Clinical and PMS studies
Clinical Trials are a very important tool to address community demand for effective and safe medicines.
A clinical study is therefore a study carried out on human beings to discover or verify the effects of a drug with the aim of establishing its safety or efficacy.
- Design for conducting clinical trials according to GCP
- Phase I clinical studies: we perform appropriate tests to provide an initial assessment of the safety and tolerability of a medicinal product. The main objective is to investigate and understand how the drug interacts with the body, whether there are any side effects and whether we can progress in the study
- Phase IIa clinical studies: to determine dosage and posology requirement
- Phase IIb clinical trials: specifically focused on testing the effectiveness of the drug and determining its success in terms of the treatment, prevention and diagnosis of a disease
- Phase III clinical trials: these are carried out to determine how effective the drug is, whether it has any additional benefits compared to similar drugs already on the market and what the risk-benefit ratio is
- Post-marketing clinical studies or “post-marketing surveillance” studies: include clinical studies conducted after the drug is approved and placed on the market within the approved indications and in full compliance with the Summary of Product Characteristics (SmPC)
The definition and demonstration of the clinical benefits of a medical device, the verification of its clinical safety by evaluating any undesired side effects that may occur under normal conditions of use, require the collection of clinical data on the use of the medical device in the conditions provided by the Manufacturer.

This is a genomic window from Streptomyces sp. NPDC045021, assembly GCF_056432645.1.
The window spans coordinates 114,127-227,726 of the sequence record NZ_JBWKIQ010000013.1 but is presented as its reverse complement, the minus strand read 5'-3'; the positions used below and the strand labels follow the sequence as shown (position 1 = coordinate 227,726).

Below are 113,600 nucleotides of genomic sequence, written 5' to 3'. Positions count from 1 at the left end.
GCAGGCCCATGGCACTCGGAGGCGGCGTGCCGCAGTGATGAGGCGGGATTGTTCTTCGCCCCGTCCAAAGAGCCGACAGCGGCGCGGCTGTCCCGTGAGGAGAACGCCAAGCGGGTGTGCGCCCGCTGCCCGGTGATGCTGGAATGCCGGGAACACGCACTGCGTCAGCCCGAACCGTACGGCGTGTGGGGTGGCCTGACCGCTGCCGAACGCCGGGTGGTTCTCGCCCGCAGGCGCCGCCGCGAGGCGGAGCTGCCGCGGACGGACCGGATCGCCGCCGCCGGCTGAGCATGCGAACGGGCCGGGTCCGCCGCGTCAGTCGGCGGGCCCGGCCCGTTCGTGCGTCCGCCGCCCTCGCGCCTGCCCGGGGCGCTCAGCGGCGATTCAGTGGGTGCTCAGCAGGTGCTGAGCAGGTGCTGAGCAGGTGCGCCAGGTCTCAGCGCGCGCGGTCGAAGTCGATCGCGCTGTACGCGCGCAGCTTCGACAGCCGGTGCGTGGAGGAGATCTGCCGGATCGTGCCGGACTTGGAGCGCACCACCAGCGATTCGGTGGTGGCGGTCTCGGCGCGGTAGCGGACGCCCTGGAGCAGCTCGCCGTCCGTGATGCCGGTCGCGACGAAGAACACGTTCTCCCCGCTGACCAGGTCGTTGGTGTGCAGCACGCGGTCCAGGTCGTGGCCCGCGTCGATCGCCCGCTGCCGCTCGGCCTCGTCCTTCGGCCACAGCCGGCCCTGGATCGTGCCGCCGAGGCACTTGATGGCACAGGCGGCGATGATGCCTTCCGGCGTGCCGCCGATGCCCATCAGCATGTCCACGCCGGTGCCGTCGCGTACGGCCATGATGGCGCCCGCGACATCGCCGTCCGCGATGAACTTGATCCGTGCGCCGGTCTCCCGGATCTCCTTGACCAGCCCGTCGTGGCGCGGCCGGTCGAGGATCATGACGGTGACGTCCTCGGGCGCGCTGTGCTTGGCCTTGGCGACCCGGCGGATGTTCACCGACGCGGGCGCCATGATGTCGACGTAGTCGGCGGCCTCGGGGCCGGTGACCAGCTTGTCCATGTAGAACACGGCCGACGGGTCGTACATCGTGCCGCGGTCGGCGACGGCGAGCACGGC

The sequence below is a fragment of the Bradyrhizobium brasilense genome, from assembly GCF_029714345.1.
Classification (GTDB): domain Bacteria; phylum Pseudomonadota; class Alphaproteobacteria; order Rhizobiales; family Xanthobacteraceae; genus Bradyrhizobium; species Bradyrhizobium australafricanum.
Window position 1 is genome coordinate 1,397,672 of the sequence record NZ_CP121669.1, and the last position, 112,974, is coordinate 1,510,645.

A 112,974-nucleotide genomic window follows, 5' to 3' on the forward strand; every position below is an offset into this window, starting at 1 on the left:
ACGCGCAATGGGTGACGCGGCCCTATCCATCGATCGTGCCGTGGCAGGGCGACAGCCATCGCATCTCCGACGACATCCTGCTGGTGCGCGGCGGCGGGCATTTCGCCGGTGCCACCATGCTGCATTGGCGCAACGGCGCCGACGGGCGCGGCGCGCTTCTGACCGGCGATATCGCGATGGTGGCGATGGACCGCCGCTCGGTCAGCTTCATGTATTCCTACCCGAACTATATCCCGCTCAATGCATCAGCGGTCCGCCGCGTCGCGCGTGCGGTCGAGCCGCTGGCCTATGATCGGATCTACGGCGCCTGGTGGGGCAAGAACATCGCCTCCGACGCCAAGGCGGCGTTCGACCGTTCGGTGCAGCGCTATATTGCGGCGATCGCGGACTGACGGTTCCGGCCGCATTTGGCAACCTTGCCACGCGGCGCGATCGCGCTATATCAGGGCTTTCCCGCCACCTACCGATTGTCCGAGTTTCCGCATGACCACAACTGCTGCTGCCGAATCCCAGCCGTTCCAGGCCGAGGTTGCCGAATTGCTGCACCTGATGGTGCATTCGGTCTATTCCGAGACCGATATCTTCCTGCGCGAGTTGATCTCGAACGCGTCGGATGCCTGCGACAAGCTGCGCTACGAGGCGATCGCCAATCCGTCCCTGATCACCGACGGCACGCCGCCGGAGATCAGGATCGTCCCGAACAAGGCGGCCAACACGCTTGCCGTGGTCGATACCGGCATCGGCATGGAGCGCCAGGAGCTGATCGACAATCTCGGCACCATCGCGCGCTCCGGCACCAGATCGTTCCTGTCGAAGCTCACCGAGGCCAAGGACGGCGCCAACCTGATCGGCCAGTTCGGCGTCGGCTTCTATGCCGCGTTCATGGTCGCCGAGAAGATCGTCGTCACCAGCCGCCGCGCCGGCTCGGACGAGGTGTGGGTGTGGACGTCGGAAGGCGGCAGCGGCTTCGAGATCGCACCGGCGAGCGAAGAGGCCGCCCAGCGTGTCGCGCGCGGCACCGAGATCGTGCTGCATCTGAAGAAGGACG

The collection of such clinical data should be designed and conducted with clinical investigations or post-marketing follow-up studies. Medifocs supports companies in designing clinical investigation or post-marketing surveillance plans, taking into account the characteristics of the device.
As required by ISO 14155 “Clinical investigation of medical devices for human subjects – Good clinical practice”.
- Exploratory pilot studies: aimed at acquiring preliminary information on a medical device (at an early stage of its design, development and validation) in order to adequately plan further development phases. Exploratory clinical investigations may not require prior statistical assumptions. Pilot studies include “First in human clinical investigation” and “Early feasibility clinical investigation”.
- Confirmatory clinical Investigations: a confirmatory clinical investigation is a properly designed controlled clinical investigation with a predefined hypothesis for the primary endpoint and a statistical method for analysis.
- PMCF studies: are clinical investigations conducted on medical devices already approved and on the market, with the aim of answering specific questions related to clinical performance or clinical safety.
- Observational studies: are characterised by the absence of active intervention of the researcher who simply records (observes) what happens in reality. These are studies carried out on approved and marketed medical devices for a better understanding of their behaviour.
- Case reports: fall under the definition of descriptive clinical studies, they can provide supporting information about or illustrate specific claims but are limited to a non-large patient population.
- Surveys: are useful for establishing safety or performance issues or receiving quality feedback.
- Clinical studies for the approval of claims by the European Food Safety Authority (EFSA).
- Clinical studies to demonstrate effects on health or minimise a disease risk factor in accordance with Regulation (EC) 1924/2006.
- Clinical studies to confirm the validity of the indications for use.